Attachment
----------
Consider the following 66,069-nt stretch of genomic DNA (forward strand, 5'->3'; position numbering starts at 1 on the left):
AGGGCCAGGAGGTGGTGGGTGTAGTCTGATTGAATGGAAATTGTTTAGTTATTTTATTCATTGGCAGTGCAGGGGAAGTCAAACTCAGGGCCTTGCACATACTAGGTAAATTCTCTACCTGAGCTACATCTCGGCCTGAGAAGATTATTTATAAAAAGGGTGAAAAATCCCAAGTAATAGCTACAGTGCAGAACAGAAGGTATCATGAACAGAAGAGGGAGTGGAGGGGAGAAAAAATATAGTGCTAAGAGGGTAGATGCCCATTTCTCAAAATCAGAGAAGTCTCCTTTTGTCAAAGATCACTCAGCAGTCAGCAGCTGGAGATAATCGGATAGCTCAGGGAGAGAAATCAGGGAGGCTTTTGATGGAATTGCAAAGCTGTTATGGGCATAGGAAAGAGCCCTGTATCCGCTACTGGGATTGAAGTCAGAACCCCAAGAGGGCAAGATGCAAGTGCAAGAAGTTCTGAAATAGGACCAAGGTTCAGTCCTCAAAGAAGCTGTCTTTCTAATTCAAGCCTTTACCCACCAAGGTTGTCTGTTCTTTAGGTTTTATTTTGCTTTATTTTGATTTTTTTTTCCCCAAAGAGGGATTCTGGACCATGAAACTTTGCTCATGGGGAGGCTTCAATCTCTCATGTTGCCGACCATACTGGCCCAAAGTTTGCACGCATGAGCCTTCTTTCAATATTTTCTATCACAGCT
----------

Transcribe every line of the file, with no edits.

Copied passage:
Consider the following 66,069-nt stretch of genomic DNA (forward strand, 5'->3'; position numbering starts at 1 on the left):
AGGGCCAGGAGGTGGTGGGTGTAGTCTGATTGAATGGAAATTGTTTAGTTATTTTATTCATTGGCAGTGCAGGGGAAGTCAAACTCAGGGCCTTGCACATACTAGGTAAATTCTCTACCTGAGCTACATCTCGGCCTGAGAAGATTATTTATAAAAAGGGTGAAAAATCCCAAGTAATAGCTACAGTGCAGAACAGAAGGTATCATGAACAGAAGAGGGAGTGGAGGGGAGAAAAAATATAGTGCTAAGAGGGTAGATGCCCATTTCTCAAAATCAGAGAAGTCTCCTTTTGTCAAAGATCACTCAGCAGTCAGCAGCTGGAGATAATCGGATAGCTCAGGGAGAGAAATCAGGGAGGCTTTTGATGGAATTGCAAAGCTGTTATGGGCATAGGAAAGAGCCCTGTATCCGCTACTGGGATTGAAGTCAGAACCCCAAGAGGGCAAGATGCAAGTGCAAGAAGTTCTGAAATAGGACCAAGGTTCAGTCCTCAAAGAAGCTGTCTTTCTAATTCAAGCCTTTACCCACCAAGGTTGTCTGTTCTTTAGGTTTTATTTTGCTTTATTTTGATTTTTTTTTCCCCAAAGAGGGATTCTGGACCATGAAACTTTGCTCATGGGGAGGCTTCAATCTCTCATGTTGCCGACCATACTGGCCCAAAGTTTGCACGCATGAGCCTTCTTTCAATATTTTCTATCACAGCT